In defense of fenders

In truth, fenders don’t need defending. Wait, could removing fenders from your bike be called defending? Har har.

Fenders don’t need defending because they’re ignored. They’re ignored by most riders and they’re ignored in the industry. In fact, they just need some love. They need someone to sing their praises. And that’s what I’m here to do.

Fenders on a custom steel ultralight touring bike

Cyclists in the Pacific Northwest and those living east of the Mississippi regularly deal with rain. Those of us in the dry West don’t see rain all that often. Regardless, if you commute to work or school and in general rely on your bike for transportation, or if you’re planning a tour, you’d be wise to install some fenders on your bike.

We all know that fenders keep grimy water on the ground from splashing up your backside, into your shoes, and all over your drivetrain. Your bike and you can get super messy. And yet there are plenty of cyclists who would rather deal with this discomfort and extra maintenance than deal with installing fenders.

Fender installation

I don’t blame these cyclists for ignoring fenders. They can be a pain to install, especially on a bike not designed with them in mind. Or they may have tried some of those clip-on fenders, quickly broken them, or realized that they barely do anything to keep you dry.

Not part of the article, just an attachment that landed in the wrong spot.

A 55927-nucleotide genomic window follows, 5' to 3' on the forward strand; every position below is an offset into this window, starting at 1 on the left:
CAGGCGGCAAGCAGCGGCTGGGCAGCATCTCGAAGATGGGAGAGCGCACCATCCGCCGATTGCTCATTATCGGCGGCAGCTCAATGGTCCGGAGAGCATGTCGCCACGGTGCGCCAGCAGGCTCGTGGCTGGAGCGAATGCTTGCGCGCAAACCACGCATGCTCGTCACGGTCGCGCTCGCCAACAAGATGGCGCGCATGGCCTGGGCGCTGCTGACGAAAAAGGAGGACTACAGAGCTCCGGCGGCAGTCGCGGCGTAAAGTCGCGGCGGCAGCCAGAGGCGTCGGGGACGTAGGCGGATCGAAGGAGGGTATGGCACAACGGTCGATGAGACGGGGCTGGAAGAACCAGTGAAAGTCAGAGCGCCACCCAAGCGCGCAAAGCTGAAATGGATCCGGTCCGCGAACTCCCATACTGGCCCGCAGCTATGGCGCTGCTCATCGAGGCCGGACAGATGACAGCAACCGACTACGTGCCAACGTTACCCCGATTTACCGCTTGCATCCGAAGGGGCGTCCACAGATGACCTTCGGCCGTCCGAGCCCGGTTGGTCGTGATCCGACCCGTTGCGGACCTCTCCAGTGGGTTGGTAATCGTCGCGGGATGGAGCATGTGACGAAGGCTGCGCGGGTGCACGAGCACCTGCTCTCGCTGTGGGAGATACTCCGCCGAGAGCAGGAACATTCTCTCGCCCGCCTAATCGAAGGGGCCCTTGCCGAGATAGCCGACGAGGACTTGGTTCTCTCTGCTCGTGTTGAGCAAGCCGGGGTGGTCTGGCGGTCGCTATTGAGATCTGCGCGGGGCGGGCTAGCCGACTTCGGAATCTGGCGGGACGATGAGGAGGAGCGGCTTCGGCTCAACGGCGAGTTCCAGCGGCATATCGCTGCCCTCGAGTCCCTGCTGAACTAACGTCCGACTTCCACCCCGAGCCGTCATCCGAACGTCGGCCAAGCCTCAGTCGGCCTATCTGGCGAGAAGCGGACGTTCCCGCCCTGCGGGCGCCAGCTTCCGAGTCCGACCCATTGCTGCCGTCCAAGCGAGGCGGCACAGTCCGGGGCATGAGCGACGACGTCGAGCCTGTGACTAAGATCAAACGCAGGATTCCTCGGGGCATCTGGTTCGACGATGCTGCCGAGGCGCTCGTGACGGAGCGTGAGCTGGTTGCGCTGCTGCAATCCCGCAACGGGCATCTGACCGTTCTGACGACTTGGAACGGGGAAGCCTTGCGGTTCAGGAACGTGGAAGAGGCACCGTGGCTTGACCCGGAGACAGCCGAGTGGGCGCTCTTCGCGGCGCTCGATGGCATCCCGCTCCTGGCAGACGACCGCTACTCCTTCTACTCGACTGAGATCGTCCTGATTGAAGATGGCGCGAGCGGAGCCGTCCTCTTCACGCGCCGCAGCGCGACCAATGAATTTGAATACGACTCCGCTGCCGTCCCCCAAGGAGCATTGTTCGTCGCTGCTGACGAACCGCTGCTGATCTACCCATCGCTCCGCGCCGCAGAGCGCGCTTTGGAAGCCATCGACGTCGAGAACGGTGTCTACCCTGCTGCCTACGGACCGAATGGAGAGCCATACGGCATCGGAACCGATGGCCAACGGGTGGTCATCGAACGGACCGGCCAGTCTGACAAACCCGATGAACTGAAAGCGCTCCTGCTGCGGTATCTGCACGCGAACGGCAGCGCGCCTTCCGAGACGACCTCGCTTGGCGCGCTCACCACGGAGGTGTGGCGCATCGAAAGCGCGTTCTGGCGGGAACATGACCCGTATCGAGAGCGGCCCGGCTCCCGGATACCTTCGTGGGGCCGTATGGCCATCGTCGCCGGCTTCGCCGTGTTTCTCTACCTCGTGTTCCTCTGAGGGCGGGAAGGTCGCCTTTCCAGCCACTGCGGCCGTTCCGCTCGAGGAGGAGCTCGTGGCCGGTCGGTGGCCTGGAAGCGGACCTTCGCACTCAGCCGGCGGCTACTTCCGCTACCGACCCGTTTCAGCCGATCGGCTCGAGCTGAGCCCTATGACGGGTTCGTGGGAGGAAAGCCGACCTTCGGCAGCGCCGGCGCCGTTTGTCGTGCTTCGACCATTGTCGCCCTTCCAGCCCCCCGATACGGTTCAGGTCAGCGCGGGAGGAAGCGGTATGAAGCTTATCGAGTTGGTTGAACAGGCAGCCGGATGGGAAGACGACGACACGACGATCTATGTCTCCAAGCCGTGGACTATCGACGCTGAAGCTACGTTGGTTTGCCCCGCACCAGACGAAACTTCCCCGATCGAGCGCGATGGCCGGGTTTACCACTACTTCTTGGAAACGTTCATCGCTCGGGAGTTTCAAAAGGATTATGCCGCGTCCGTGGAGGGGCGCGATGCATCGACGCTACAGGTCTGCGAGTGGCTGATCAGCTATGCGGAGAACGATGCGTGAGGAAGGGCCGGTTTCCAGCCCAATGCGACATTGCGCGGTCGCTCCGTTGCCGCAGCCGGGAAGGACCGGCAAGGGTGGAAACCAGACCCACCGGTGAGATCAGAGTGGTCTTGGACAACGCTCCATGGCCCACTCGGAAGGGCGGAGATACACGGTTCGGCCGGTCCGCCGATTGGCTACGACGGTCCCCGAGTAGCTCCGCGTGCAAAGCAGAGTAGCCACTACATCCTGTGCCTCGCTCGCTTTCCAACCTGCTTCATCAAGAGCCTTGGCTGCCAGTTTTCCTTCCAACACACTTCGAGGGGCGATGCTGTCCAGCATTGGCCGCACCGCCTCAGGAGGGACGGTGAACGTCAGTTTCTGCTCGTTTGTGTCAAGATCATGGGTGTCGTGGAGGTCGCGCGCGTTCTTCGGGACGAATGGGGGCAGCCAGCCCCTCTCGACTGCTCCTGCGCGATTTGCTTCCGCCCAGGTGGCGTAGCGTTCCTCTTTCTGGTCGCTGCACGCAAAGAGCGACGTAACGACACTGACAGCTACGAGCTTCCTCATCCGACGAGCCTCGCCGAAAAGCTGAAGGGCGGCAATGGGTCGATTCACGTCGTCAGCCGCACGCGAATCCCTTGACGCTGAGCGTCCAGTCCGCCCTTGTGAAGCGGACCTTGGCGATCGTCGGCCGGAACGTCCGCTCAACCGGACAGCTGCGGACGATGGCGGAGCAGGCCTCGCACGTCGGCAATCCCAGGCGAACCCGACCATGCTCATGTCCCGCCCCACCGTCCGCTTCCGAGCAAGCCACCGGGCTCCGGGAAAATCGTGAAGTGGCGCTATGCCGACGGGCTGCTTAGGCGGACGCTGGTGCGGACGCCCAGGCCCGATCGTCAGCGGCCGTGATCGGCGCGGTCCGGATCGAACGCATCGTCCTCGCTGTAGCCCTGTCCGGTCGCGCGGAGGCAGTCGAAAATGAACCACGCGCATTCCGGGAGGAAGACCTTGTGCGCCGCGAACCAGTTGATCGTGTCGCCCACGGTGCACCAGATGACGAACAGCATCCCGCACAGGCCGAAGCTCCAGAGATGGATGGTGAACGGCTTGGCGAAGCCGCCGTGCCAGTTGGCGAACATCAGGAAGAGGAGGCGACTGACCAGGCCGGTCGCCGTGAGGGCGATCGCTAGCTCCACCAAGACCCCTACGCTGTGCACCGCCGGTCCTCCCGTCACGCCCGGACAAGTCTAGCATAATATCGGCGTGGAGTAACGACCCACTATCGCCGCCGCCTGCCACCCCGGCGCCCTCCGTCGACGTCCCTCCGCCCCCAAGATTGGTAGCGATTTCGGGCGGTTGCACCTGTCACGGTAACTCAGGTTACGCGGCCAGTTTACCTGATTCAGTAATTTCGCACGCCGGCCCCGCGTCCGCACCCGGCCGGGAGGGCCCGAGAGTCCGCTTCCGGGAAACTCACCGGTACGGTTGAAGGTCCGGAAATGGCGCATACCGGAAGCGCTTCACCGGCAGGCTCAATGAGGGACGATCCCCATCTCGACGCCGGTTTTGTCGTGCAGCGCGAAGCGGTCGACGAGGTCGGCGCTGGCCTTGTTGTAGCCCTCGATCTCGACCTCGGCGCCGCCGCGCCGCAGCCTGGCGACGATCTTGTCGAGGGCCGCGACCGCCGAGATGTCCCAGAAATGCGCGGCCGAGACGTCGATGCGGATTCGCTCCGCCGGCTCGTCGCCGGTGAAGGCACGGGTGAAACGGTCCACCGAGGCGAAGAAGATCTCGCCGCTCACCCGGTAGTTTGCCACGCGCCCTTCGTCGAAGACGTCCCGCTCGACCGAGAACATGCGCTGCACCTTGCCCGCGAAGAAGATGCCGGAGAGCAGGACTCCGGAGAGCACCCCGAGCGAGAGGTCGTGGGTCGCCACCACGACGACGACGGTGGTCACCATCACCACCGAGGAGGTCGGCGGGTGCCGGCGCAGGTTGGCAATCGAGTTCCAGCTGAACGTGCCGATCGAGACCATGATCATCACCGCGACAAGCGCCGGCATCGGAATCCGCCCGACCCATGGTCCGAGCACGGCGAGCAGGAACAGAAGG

That’s why it’s important to install proper fenders. If you’re going to do it, you might as well do it right. The fenders from Velo Orange, Rene Herse, and Sim Works are all made by Honjo in Japan or are clones of the Honjo fender. They offer full protection, they are rigid, and they are surprisingly lightweight.

Here at Manzanita world headquarters, all of our touring bikes sport these wonderful guardians against grit. We use these bikes for tours of course, but also for transportation. It’s nice to know we can ride on wet streets and get to our destination looking as dapper as when we left.

This means that if you choose to have me add fender mounts to your new Manzanita bike, you’ll know that the mounting points will be equidistant from the tire. And on complete builds, I’ll gladly install the fenders for you. That way when you receive your new bike, they’ll look good, won’t rattle, and protect you and the bike for the adventures to come.